|Jacob Bricca will be appointed to adjunct assistant professor of film in July.|
|Jacob Bricca 93, formerly a visiting assistant professor of Film Studies, will become an adjunct assistant professor in July. His appointment is for four years.
Bricca spent several years as a full-time film editor in Los Angeles, but left to come to Wesleyan to teach four years ago.
I found Wesleyan a very empowering place as a student, Bricca says. The years I spent here were really important in helping me define who I was and what I thought about the world. I probably wouldn’t have considered it if it hadn’t been Wesleyan, but coming back here was a really attractive idea. I’ve found that I really love teaching, and still have enough time to keep active as a filmmaker.
Bricca is the editor of Lost in La Mancha (2002), the feature documentary about Terry Gilliam that played in theatres worldwide, and Jimmy Scott: If You Only Knew (2002), which won the Audience Award on PBSs Independent Lens series in 2004. Other recent editing credits include Tell Me Do You Miss Me (2006), a music documentary about the rock band Luna, which premiered at the Tribeca Film Festival in April 2006, and What A Girl Wants, a short about the media’s impact on girls self-image that is currently used in media education programs throughout the country. Hes also had credits in Sink Or Swim (1998); Max, 13 (1999); Never Land (2000) and Dreamer (2000).
As director, Bricca recently finished his first feature Indies Under Fire: The Battle for the American Bookstore, the first documentary to look in-depth at the issues surrounding the growth of super-chain bookstores.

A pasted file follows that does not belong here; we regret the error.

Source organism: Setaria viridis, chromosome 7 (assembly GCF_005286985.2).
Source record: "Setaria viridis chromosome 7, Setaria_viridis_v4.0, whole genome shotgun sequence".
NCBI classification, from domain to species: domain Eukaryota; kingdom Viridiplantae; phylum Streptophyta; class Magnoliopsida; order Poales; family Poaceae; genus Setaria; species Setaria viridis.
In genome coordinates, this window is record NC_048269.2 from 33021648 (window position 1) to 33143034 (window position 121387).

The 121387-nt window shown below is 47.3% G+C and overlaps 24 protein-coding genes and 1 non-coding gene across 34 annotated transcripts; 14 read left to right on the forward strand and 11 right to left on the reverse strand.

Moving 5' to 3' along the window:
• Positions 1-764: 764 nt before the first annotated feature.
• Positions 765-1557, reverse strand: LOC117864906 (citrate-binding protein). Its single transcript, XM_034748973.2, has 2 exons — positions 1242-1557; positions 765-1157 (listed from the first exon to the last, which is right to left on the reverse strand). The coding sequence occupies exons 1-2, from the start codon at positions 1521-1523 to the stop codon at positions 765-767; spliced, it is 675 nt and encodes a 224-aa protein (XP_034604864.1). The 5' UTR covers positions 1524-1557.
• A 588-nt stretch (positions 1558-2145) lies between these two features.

He’s taken editing and directing awards at the Berlin Film Festival, Atlanta Film Festival, Chicago International Film and Video Festival and Trimmers Rock Film and Video Festival in Pennsylvania.
Briccas presented a paper titled “Found Footage and the Media Criticism Documentary,” at the 2004 University Film and Video Association Conference and “Teaching Documentary as an Extension of Fundamental Filmmaking Techniques,” at the 2003 University Film and Video Association Conference.
At Wesleyan, Bricca has taught Sight and Sound, Advanced Filmmaking and Senior Thesis Tutorial. In addition, he co-authored the Snowdon-funded Celebrating the Liberal Arts Tradition in Film series and co-directed and co-produced the 2004 ”Freeman Asian Scholars Program, a series of 15-minute videos used by the Wesleyans Admissions Office in their recruitment efforts for the Freeman Asian Scholars Program.
Bricca received his bachelors of arts in film studies and sociology from Wesleyan and his masters of fine arts in film editing from the American Film Institute.
Aside from film, Bricca loves music. This interest, he says, impelled him to go into video editing.
When I was a kid, I made my mom listen to me play DJ as I cycled the LPs on and off the record player. I spend at least as much time listening to and learning about new music as I do watching new films, he says. At its best, a well edited film is very musical and rhythmic even when the subject matter has nothing to do with music.
Bricca lives in New Haven and enjoys spending his free time with his wife and 2-year-old-son, Rory.
|By Olivia Drake, The Wesleyan Connection editor|